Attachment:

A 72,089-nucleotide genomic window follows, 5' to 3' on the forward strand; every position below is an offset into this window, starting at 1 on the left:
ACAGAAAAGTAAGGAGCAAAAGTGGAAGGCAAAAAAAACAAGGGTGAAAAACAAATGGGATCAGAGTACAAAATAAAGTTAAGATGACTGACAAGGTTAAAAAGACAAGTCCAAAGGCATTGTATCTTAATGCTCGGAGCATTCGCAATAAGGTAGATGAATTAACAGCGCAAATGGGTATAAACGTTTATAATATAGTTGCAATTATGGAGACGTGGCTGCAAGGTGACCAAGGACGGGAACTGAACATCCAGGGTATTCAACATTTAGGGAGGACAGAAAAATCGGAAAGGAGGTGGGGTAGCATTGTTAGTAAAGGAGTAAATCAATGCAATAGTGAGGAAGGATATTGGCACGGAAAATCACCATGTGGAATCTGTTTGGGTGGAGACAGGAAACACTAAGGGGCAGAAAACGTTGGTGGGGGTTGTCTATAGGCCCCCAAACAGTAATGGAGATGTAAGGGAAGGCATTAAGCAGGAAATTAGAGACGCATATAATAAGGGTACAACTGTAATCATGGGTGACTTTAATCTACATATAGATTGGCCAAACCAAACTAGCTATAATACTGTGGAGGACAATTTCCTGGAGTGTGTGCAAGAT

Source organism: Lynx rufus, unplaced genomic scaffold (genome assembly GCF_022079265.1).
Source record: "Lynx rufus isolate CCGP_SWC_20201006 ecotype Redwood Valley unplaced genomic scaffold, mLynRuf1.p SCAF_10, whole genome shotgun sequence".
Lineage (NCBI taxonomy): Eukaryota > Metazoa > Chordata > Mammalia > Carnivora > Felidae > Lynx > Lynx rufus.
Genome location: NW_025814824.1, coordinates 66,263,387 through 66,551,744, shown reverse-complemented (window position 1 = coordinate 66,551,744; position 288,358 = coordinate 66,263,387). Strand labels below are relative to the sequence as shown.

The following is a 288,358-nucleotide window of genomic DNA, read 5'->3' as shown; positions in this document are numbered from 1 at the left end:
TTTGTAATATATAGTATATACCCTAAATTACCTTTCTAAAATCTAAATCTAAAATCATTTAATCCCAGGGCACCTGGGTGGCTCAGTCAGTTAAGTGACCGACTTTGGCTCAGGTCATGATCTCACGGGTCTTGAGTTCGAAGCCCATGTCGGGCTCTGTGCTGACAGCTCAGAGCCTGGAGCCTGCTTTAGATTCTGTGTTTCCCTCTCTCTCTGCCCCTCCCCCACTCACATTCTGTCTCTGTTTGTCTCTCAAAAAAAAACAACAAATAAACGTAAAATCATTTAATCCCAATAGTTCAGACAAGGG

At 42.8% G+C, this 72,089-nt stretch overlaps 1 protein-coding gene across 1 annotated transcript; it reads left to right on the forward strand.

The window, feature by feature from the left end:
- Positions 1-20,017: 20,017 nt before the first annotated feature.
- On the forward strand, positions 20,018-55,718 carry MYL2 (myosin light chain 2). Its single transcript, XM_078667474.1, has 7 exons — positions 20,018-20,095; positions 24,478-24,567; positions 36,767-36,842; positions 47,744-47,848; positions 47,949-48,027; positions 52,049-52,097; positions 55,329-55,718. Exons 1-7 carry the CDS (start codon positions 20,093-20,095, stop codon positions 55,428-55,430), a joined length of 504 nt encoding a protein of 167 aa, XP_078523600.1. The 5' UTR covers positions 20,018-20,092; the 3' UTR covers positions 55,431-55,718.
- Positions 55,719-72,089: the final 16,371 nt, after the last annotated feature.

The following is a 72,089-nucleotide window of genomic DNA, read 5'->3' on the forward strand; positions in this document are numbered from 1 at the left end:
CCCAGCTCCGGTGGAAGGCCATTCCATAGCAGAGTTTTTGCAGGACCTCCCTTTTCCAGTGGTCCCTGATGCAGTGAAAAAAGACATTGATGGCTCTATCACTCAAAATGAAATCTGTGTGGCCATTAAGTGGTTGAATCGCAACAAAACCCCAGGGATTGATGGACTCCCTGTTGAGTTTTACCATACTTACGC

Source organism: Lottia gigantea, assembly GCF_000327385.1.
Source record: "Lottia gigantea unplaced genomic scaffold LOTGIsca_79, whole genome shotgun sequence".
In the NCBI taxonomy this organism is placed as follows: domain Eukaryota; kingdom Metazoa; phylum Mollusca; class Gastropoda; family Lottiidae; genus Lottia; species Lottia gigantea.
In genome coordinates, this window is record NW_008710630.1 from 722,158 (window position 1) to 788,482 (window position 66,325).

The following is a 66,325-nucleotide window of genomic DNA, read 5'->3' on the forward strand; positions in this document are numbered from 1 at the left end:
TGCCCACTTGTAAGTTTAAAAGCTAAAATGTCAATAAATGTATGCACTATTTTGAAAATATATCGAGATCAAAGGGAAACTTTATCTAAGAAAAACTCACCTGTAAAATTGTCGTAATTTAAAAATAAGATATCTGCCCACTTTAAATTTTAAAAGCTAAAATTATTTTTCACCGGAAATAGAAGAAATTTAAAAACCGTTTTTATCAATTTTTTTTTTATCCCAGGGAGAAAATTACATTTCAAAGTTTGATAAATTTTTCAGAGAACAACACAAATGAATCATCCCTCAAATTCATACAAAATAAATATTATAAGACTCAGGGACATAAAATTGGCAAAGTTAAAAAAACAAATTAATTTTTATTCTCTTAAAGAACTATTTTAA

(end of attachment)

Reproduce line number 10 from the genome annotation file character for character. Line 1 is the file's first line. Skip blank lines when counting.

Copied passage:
The window, feature by feature from the left end: